Tuesday, November 06, 2007

More notes from the road...sort of

I was in the process of putting together a follow-up to my wildly successful "Notes from the road" whilst in Geneva, Switzerland when a microbial interloper interloped. My guess it was the bouillabaisse I had at the cafeteria that did it, and having ignored my own cardinal rule of no sea-based foods in cafeterias, come Thursday night (two Thursdays ago) things started to go south. By that Friday morning, it became pretty evident that I had eaten something that didn't like me very much, and it was tearing me up. My flight was set for the next day, Saturday, and as the day wore on it became pretty evident that wasn't going to happen, so I had to change it to Sunday, which cost me about $200. Of course, what guarantee did I have that I'd be ready for a 15-hour day of air travel with no control over what I could eat? So, for another $200 or so, I had a Swiss doctor call on my hotel room and check me over for about a half hour. She told me I probably had bacterial food poisoning and it had set up camp in my intestines. Pretty sweet stuff. She gave me a prescription for 3 different meds, one of which was a strong antibiotic which ended up killing the bugs off. Of course, getting to the pharmacy, which isn't 24-hours like CVS by the way, was a bit of an ordeal itself, considering my state. She also told me what I could only eat bread, plain rice, and plain pasta for the next few days. If I could find a brothy soup, that would be okay too, but good luck finding a non-cream-based soup in a city that borders France. Anyway, I was able to find a Vietnamese place that had a chicken noodle soup, and get my meds, without too much issue. My ritual of getting Wingos the minute I get back home from a trip had to be put off a week, and I lived on soup and crackers for about 2 more days after getting back. It's amazing how much you miss solid food and things that taste like things after only a few days.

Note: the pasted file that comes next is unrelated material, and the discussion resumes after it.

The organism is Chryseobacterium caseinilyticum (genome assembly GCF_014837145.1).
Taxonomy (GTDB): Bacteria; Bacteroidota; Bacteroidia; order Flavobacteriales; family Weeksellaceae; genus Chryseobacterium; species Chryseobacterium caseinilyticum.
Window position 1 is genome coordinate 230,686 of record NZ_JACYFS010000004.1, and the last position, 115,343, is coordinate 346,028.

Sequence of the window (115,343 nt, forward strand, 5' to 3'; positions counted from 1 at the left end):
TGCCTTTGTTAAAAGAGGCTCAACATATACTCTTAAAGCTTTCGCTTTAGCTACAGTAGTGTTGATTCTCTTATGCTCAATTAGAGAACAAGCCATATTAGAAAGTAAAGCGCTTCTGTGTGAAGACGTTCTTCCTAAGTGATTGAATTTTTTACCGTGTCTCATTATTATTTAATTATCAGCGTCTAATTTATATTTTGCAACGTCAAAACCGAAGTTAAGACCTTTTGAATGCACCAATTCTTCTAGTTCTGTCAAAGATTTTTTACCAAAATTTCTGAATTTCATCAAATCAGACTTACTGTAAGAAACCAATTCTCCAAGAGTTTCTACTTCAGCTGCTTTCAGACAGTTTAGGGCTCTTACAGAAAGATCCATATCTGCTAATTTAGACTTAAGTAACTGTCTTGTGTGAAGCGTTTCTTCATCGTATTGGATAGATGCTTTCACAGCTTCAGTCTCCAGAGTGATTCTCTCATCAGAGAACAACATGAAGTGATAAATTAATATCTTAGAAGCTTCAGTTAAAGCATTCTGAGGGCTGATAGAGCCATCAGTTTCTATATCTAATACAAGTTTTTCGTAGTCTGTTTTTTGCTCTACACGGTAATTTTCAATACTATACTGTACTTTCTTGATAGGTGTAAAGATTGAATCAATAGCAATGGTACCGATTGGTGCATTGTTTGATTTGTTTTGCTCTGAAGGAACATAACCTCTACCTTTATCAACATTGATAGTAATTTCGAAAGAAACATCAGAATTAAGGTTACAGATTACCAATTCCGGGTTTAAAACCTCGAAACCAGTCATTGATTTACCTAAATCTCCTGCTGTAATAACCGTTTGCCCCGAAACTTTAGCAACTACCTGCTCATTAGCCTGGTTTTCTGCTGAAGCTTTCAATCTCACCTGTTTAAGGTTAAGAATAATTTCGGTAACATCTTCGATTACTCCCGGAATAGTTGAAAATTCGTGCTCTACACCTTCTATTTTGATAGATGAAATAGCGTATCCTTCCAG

Anyway, there's a few more little tales I wanted to share while in Geneva that were either pretty funny or interesting.

Auf gut Gl├╝ck!

So the first night I'm at the hotel I call down before I get to sleep to ask for a wake-up call at 7:00am. The standard practice of performing the wake-up call is to call said hotel occupant at the requested time in order to wake him/her up. Around 5:05am I woke up in the middle of a dream about Erika Christensen (just kidding) to a repetitive knock on the door. It was still pitch black outside, and I thought the cleaning crew was going around a bit too early. It's Europe, so you never really know what's going to happen in hotels. After throwing on my jeans to cover up my huge dong I go and open the door and there's this hotel employee who says, "Bonjour! Bonjour! Wake up call! Wake up call!"
Naturally, I'm perplexed, I look at my watch, and sure enough it's 7:00am. But seriously, what the fuck? How confusing is that for someone who just woke up? Couldn't they just have called me, as the name "wake up call" implies? Silly Swiss. Of course I couldn't have that weird scene happening every day, so I had to rely on just waking up on my own and therefore ended up being about an hour late every day.